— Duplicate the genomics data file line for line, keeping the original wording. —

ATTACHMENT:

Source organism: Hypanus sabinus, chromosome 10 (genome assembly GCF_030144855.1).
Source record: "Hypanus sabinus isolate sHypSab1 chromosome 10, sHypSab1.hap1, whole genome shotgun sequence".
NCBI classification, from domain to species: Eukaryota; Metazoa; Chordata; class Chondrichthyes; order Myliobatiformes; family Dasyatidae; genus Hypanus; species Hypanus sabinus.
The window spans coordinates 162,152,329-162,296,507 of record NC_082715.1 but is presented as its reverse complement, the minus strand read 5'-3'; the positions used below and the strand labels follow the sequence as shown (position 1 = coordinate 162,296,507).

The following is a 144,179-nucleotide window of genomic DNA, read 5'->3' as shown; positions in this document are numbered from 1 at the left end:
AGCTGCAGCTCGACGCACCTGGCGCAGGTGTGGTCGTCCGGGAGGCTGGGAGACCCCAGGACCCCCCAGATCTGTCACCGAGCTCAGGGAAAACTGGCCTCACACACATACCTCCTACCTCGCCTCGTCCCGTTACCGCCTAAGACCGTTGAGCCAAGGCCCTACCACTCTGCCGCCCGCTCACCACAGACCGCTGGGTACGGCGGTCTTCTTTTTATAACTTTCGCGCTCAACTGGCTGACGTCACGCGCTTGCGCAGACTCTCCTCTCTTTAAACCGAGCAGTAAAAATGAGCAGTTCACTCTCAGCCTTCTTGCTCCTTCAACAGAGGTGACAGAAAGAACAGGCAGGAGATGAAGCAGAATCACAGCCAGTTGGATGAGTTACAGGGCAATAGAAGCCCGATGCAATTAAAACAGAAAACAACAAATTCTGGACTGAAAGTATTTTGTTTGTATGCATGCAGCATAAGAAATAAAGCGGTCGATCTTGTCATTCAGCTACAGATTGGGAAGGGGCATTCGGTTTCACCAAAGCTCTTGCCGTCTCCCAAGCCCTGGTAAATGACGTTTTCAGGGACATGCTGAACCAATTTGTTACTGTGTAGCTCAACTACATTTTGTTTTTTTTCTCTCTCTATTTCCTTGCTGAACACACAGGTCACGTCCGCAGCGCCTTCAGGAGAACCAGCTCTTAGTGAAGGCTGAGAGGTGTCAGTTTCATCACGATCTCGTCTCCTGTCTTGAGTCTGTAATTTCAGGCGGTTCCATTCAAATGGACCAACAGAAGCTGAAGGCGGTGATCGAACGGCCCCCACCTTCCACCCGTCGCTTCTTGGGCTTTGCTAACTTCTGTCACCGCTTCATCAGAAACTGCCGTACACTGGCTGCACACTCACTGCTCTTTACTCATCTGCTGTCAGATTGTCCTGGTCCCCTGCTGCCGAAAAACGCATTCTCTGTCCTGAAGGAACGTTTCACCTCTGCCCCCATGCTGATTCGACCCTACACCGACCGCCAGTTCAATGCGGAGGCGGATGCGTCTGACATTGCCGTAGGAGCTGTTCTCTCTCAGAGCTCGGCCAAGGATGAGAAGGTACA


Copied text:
Source organism: Hypanus sabinus, chromosome 10 (genome assembly GCF_030144855.1).
Source record: "Hypanus sabinus isolate sHypSab1 chromosome 10, sHypSab1.hap1, whole genome shotgun sequence".
NCBI classification, from domain to species: Eukaryota; Metazoa; Chordata; class Chondrichthyes; order Myliobatiformes; family Dasyatidae; genus Hypanus; species Hypanus sabinus.
The window spans coordinates 162,152,329-162,296,507 of record NC_082715.1 but is presented as its reverse complement, the minus strand read 5'-3'; the positions used below and the strand labels follow the sequence as shown (position 1 = coordinate 162,296,507).

The following is a 144,179-nucleotide window of genomic DNA, read 5'->3' as shown; positions in this document are numbered from 1 at the left end:
AGCTGCAGCTCGACGCACCTGGCGCAGGTGTGGTCGTCCGGGAGGCTGGGAGACCCCAGGACCCCCCAGATCTGTCACCGAGCTCAGGGAAAACTGGCCTCACACACATACCTCCTACCTCGCCTCGTCCCGTTACCGCCTAAGACCGTTGAGCCAAGGCCCTACCACTCTGCCGCCCGCTCACCACAGACCGCTGGGTACGGCGGTCTTCTTTTTATAACTTTCGCGCTCAACTGGCTGACGTCACGCGCTTGCGCAGACTCTCCTCTCTTTAAACCGAGCAGTAAAAATGAGCAGTTCACTCTCAGCCTTCTTGCTCCTTCAACAGAGGTGACAGAAAGAACAGGCAGGAGATGAAGCAGAATCACAGCCAGTTGGATGAGTTACAGGGCAATAGAAGCCCGATGCAATTAAAACAGAAAACAACAAATTCTGGACTGAAAGTATTTTGTTTGTATGCATGCAGCATAAGAAATAAAGCGGTCGATCTTGTCATTCAGCTACAGATTGGGAAGGGGCATTCGGTTTCACCAAAGCTCTTGCCGTCTCCCAAGCCCTGGTAAATGACGTTTTCAGGGACATGCTGAACCAATTTGTTACTGTGTAGCTCAACTACATTTTGTTTTTTTTCTCTCTCTATTTCCTTGCTGAACACACAGGTCACGTCCGCAGCGCCTTCAGGAGAACCAGCTCTTAGTGAAGGCTGAGAGGTGTCAGTTTCATCACGATCTCGTCTCCTGTCTTGAGTCTGTAATTTCAGGCGGTTCCATTCAAATGGACCAACAGAAGCTGAAGGCGGTGATCGAACGGCCCCCACCTTCCACCCGTCGCTTCTTGGGCTTTGCTAACTTCTGTCACCGCTTCATCAGAAACTGCCGTACACTGGCTGCACACTCACTGCTCTTTACTCATCTGCTGTCAGATTGTCCTGGTCCCCTGCTGCCGAAAAACGCATTCTCTGTCCTGAAGGAACGTTTCACCTCTGCCCCCATGCTGATTCGACCCTACACCGACCGCCAGTTCAATGCGGAGGCGGATGCGTCTGACATTGCCGTAGGAGCTGTTCTCTCTCAGAGCTCGGCCAAGGATGAGAAGGTACA